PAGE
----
The best way to get the most out of these nutrient rich foods is to add them to the unrefined diet that has a lot of fruits, vegetables, whole grain cereals, and lean choices of meats and other healthy fats. That way you’re going to be doing the best for your body and getting a whole plethora of nutrients and antioxidant properties. If you choose to use specific foods to assist you in reducing your inflammation, then that’s fantastic. But really make sure that you’re doing it on a baseline diet that’s unrefined with lots of fruit and vegetables. A diet high in antioxidants can help prevent chronic disease.
But if you already have an inflammatory condition, a diet high in antioxidants is a really good basis as part of your overall health management. But just remember it’s just one piece of the puzzle. So avoiding the pro-inflammatory foods that are likely to heighten your inflammatory condition is a really good start and maximizing your intake of the foods high in antioxidant properties is going to give you the best health benefits. So that means having fruit and vegetables every day, trying to have the skin whenever you can, and legumes, whole grains, and lean meat, chicken and fish.
Some of the high antioxidant foods you might like to choose are things like cherries, blueberries, raspberries, strawberries, all kinds of nuts are fantastic, lots of leafy green vegetables, having eggplant or aubergine with the skin on. And there’s other new, novel foods that you can have a try of as well, things like cacao, which actually chocolate is made from. But it’s the dark chocolate that has the highest level of antioxidants and white chocolate has none of those antioxidant properties at all. So really try for the darkest ones. And they actually taste pretty good, too. Salmon is one of the great oily fishes that you can try, but there are other ones as well, such as sardines.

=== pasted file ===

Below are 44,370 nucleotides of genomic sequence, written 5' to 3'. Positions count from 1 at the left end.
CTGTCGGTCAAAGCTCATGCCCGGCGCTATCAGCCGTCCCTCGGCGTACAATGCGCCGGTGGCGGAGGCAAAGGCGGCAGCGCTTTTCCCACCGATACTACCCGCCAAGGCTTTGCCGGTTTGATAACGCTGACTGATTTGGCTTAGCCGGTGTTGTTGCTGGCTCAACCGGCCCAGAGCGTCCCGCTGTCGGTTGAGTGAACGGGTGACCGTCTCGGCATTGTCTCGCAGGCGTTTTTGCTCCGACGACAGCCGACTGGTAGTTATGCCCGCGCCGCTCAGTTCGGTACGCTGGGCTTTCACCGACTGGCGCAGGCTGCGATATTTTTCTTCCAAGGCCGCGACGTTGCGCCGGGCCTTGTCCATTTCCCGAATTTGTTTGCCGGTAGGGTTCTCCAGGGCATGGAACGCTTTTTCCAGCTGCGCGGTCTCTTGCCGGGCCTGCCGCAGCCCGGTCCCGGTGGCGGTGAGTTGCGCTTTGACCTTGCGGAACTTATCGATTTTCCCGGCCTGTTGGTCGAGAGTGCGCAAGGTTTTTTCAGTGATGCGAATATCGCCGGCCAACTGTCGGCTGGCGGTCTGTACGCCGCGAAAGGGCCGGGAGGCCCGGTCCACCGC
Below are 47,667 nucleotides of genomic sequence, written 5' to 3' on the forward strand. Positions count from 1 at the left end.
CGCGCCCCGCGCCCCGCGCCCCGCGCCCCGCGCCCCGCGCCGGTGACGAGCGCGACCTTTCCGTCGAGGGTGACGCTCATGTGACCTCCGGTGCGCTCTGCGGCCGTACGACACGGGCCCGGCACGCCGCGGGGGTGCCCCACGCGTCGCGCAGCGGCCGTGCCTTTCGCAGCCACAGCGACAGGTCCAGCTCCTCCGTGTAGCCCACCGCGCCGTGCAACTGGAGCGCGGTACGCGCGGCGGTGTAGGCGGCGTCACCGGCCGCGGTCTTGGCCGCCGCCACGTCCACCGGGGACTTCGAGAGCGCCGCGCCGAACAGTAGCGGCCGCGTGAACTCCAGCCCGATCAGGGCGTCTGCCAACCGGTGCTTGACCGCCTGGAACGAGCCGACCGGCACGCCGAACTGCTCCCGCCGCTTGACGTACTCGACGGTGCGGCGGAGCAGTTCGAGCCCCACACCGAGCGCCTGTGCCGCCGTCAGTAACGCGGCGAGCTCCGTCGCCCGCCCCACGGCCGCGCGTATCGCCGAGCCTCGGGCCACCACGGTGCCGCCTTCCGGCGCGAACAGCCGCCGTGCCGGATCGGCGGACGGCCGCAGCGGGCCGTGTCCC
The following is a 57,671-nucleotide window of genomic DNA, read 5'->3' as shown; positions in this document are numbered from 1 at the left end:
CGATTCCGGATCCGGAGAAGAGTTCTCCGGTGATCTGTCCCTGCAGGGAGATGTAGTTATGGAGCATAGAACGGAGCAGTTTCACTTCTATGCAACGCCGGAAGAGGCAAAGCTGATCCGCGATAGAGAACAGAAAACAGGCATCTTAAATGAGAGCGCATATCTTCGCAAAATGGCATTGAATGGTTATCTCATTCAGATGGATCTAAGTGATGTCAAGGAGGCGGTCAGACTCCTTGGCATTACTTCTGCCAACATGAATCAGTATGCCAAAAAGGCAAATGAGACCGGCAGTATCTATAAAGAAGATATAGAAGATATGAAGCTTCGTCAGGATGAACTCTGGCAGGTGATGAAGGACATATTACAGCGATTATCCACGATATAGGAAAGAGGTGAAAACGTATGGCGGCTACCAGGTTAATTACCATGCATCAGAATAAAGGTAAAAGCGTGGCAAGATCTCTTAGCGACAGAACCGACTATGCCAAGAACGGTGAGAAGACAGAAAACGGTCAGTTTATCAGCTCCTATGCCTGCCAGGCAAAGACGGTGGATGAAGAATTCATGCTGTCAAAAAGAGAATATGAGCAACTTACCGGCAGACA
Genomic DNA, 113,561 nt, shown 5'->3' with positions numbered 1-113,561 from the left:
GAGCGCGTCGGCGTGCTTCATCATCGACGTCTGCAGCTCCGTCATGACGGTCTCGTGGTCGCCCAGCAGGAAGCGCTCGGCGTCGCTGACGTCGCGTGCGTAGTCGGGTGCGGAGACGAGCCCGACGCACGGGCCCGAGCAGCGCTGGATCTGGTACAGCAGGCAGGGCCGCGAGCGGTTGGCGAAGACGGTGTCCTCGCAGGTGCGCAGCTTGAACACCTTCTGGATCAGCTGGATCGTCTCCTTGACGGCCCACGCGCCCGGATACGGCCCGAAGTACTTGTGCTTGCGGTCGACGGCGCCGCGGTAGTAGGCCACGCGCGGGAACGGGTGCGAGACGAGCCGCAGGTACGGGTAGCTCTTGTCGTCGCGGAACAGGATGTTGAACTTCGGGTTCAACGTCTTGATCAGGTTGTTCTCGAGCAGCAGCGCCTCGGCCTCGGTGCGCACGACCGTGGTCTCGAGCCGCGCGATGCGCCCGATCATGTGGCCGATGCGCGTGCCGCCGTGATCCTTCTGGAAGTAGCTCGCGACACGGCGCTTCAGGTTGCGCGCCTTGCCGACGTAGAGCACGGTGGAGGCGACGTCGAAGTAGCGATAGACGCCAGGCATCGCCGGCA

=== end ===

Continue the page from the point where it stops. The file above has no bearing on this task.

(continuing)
And most of the anti- inflammatory omege-3 fats are found just under the skin, so make sure that you eat the skin. Don’t forget the humble apple. Apples are really high in antioxidants. And a lot of studies have shown that apple can actually reduce inflammation. In summary, eat real food, not too much, and mostly plants.

Using foods to reduce inflammation is an area of nutrition that many are interested in; public, nutrition researchers and healthcare professionals alike.

We invite you to share your experiences regarding foods and inflammation by taking part in a survey. Please share with us:

  • what you have tried in the past
  • who you have received information from
  • what foods you commonly eat.

This gives us the opportunity to feedback to the group all your experiences and help give everyone the opportunity to share and discuss information about this exciting area of nutrition.

Share your experiences with foods and inflammation

Taking part in this survey is optional. All the information collected will be stored and handled according to Monash University’s Privacy Policy / T&C. Your participation has no effect on your course progress, marks or FutureLearn profile.

We now have a better understanding of what people know about nutrition, health, chronic disease and inflammation

We’re thrilled to share with you the published open access research paper that was informed by learner responses throughout previous runs of this course.

The paper is titled, Inflaming Public Interest: A Qualitative Study of Adult Learners’ Perceptions on Nutrition and Inflammation and it qualitatively explores learner perceptions and experiences of following diets believed to help manage inflammation.

Talking point

Now you know more about foods and inflammation are there any changes you’re planning to make?

Within the Comments, consider sharing with other learners your thoughts on the changes you’re planning to make to your diet.

We’ve compiled a list of foods with anti-inflammatory properties, that you can access from the Downloads section of this step. We hope you find it useful.

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Food as Medicine